Criminals Seek Revenge, Editors And Reporters Ask Who’s Next
Many major news outlets last week reported yet another attack on a journalist. It came at the beginning of the long Easter holiday. With deadly targeting of media workers seizing attention in recent weeks editors grabbed available details and splashed the headlines. A few days later, the story is a bit more nuanced.
Azeri exile Rahim Namazov and his wife were attacked by one or more gunmen near the southern French city of Toulouse last Friday morning (March 30). His wife succumbed and Mr. Namazov was critically injured, reported local newspaper La Depeche (March 30). Mr. Namazov was identified as “very active on social media” and once worked for Alillar (The Disabled), an Azeri newspaper published by Nagorno-Karabakh conflict victims.
He arrived in France with his wife and two children in 2010 and, maybe, was granted asylum in 2012. AFP (March 30) said that was not the case. Aside from a 2010 interview with Toulouse school of journalism students he was off the radar of French media circles. La Depeche (April 3) confirmed he’d received refugee status and was living on social support. La Depeche truly owns this story.
Recent high-profile murders of journalists, all related to crime and corruption, put this story in the news. Malta journalist Daphne Caruana Galizia was murdered in a car-bombing last November; three arrested, all known criminals. Slovak journalist Jan Kuciak and his fiance were shot to death in February; no arrests. Two Mexican journalists have been murdered this year; drug gangs implicated, no arrests.
The semi-official Azeri Press Agency (APA) jumped to disavow any suggestion he was involved in journalistic activity. Mr. Namazov “cannot be connected with journalism activity,” said Azerbaijan Press Council chairman Aflatun Amashov to APA (March 31). The Azeri embassy in France issued a similar statement (April 2) saying “the issue is being distorted” as Mr. Namazov is “not a journalist.” The Azeri embassy statement also suggested Mr. Namazov claimed to be a journalist when applying for refugee status in France.
This conflicts somewhat with a statement (July 21, 2001) by the Azeri Journalists Trade Union (JuHi), retrieved from IFEX (International Freedom of Expression Exchange), referring to Mr. Namazov as a “journalist for Alillar” sentenced to six years in prison for “taking part in an illegal Karabakh veterans street rally.” That sentence was commuted to six months detention by the late Azeri president Heydar Aliyev. After his release, Mr. Namazov was off the radar until he arrived in France.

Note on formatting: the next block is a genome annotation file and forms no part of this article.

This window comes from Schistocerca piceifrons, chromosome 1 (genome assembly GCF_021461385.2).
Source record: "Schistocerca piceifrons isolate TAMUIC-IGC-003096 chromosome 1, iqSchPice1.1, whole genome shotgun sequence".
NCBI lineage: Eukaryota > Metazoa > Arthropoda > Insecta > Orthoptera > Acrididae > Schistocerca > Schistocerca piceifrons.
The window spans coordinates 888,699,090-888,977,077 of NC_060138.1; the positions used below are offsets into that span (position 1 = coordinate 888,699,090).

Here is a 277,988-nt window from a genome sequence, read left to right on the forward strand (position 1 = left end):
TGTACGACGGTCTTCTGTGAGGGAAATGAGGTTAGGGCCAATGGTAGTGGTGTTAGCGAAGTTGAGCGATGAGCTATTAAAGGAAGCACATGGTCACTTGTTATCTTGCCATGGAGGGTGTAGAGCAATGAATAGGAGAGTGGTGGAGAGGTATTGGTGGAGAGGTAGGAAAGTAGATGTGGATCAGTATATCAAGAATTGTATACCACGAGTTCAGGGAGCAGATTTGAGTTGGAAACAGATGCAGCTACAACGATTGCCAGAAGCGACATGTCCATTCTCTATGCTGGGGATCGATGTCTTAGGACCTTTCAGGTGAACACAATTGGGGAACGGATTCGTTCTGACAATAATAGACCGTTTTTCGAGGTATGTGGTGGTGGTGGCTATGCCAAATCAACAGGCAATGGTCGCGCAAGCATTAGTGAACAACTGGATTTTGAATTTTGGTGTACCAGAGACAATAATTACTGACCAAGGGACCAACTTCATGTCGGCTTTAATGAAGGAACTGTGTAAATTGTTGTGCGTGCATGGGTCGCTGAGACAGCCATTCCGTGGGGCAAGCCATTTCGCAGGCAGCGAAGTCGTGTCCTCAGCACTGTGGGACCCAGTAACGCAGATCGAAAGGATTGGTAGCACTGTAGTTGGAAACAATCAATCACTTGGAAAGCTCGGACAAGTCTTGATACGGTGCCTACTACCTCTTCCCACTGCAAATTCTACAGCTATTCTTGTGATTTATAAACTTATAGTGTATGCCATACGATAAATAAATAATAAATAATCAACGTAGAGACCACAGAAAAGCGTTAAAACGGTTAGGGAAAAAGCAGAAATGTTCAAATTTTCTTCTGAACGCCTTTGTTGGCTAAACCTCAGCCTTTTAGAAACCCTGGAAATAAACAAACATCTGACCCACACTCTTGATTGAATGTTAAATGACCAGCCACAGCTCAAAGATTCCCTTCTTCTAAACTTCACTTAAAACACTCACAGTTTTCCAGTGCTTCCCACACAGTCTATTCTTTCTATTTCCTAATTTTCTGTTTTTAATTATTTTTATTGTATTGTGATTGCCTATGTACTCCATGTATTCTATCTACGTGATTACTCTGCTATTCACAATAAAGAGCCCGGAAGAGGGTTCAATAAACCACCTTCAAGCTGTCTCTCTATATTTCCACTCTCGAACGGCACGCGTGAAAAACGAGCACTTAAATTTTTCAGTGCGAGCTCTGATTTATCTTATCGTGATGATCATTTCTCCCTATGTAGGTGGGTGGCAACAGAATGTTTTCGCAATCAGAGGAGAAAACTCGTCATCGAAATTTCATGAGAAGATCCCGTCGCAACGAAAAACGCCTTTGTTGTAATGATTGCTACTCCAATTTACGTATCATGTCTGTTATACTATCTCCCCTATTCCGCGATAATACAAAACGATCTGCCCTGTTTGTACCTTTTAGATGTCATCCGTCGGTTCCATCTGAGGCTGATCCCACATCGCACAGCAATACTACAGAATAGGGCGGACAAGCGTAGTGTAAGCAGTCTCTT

In another unhealthy twist, Rahim Shakinskiy, reported by some to be a pseudonym used by Mr. Namazov and not confirmed, had recently been posting “insults” on social media directed at Chechen (or Georgian) mob-boss Nadir Salifov, also known as Lotu Quli. In December last year the Russian Federation’s internal security service Investigative Committee issued a warrant for Mr. Salifov charging kidnapping for hire. An unconfirmed report from crimerussia.com (March 31) said Mr. Namazov “is infamous under his criminal name” and ran with a crime gang that rivals Mr. Salifov, who is believed to be in Turkey.
Toulouse prosecutor Pierre-Yves Couilleau, who transferred the case to the regional Special Prosecutions Unit, said Mr. Namazov had recently informed authorities of death threats.
“I am really a journalist,” said Mr. Namazov to France 3 TV (April 4). “I was convicted three times for my writings.” He denied “belonging to the mafia” and “authorities” in Azerbaijan are “trying to discredit” him. He has been released from hospital and has round-the-clock police protection.
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Dreadful events, sadly becoming more common, can have a lasting effect on public opinion. Even as tough as they are believed to be, reporters and editors are not immune. The 2015 attack on the Charlie Hebdo Paris office scarred French journalism. There have been others. There is no fortress.
Measuring media freedom is a subjective art. Freedom for one represses another, say critics. Indisputable, though, is death. Where media workers die for their work, mysteriously ordered, we learn that freedom isn’t free.
Those of us living in societies where freedom of the press is a given can easily forget in just how many places in the world such freedoms are still being fought for daily with lives, imprisonment and intimidation. The latest report from WAN-IFRA says that so far this year 56 journalists have been killed, catching up on the 99 killed last year, more than 100 journalists are imprisoned either with no charges or trials or via sham trials with hundreds more forced into exile, and intimidation is on the rise.
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